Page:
As we learn more about the pathophysiology of diabetes mellitus, we find that there is more yet to be discovered. Diabetes mellitus is a syndrome with disordered metabolism and inappropriate hyperglycemia due to either a deficiency of insulin secretion or to a combination of insulin resistance and inadequate insulin secretion to compensate. Type 1 diabetes is due to pancreatic islet B cell destruction predominantly by an autoimmune process, and these persons are prone to ketoacidosis. While type 2 diabetes is the more prevalent form and results from insulin resistance with a defect in compensatory insulin secretion. Diabetes can lead to serious complications, resulting in multiple diseases or disorders that affect multiple systems that may result in premature death.

Normal Pathology of the Human Body
In people that are healthy, the pancreas, an organ located behind the liver and stomach, secretes digestive enzymes and the hormones insulin and glucagon into the bloodstream to control the amount of glucose in the body. The release of insulin into the blood lowers the level of blood glucose (simple sugars from food) by allowing glucose to enter the body cells, where it is metabolized. If blood glucose levels get too low, the pancreas secretes glucagon to stimulate the release of glucose from the liver. Right after a meal, glucose and amino acids are absorbed directly into the bloodstream, and blood glucose levels rise sharply. The rise in blood glucose levels signals important cells in the pancreas, called beta cells, to secrete insulin, which pours into the bloodstream. Within 20 minutes after a meal insulin rises to its peak level.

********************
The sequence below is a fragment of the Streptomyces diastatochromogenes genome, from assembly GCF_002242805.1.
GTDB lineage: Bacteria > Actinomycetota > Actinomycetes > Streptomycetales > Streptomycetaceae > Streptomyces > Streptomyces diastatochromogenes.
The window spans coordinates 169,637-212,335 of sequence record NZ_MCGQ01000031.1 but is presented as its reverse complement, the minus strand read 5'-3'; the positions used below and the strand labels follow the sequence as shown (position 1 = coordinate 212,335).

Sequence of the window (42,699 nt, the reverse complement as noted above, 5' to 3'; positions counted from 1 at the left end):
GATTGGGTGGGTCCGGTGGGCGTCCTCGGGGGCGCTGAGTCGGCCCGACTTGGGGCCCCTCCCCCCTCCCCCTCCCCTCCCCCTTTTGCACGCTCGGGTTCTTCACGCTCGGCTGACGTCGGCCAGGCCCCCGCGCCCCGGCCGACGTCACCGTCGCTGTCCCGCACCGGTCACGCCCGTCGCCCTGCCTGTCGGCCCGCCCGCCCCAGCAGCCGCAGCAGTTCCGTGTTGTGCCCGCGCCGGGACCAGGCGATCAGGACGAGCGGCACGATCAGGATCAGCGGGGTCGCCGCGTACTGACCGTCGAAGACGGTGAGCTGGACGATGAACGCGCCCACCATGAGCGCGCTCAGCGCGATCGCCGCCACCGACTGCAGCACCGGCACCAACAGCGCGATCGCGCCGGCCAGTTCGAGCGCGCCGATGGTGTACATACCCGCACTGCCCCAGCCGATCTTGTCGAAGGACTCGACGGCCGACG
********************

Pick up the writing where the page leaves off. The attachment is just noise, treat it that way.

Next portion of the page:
Insulin enables glucose to enter cells in the body, particularly muscle and liver cells. Here, insulin and other hormones direct whether glucose will be burned for energy or stored for future use. When insulin levels are high, the liver stops producing glucose and stores it in other forms until the body needs it again. As blood glucose levels reach their peak, the pancreas reduces the production of insulin (about 2 - 4 hours after a meal both blood glucose and insulin are at low levels).

Type 1 Diabetes
Type 1 diabetes is usually diagnosed in children and young adults. It develops when the body’s immune system destroys pancreatic beta cells, the only cells in the body that make the hormone insulin, which regulates blood glucose.

Only 5% of people with diabetes have this form of the disease. To survive, people with type 1 diabetes must have insulin delivered by injection or a pump.

Type 2 Diabetes
Type 2 diabetes is the most common form of diabetes. The causes of type 2 diabetes are multi-factorial and include both genetic and environmental elements that affect beta-cell function and tissue (muscle, liver, adipose tissue, and pancreas) insulin sensitivity. In type 2 diabetes, either the body does not produce enough insulin or the cells ignore the insulin. It usually begins as insulin resistance, a disorder in which the cells do not use insulin properly. As the need for insulin rises, the pancreas gradually loses its ability to produce it.

When glucose builds up in the blood instead of going into cells, it can cause far-reaching health implications like heart disease, nerve damage and kidney damage. Diabetes is the leading cause of kidney failure, non-traumatic lower-limb amputations, and new cases of blindness among adults in the United States.

You can prevent or delay the onset of type 2 diabetes through a healthy lifestyle such as changing your diet, increasing your level of physical activity, maintaining a healthy weight... with these positive steps, you can stay healthier longer and reduce your risk of diabetes.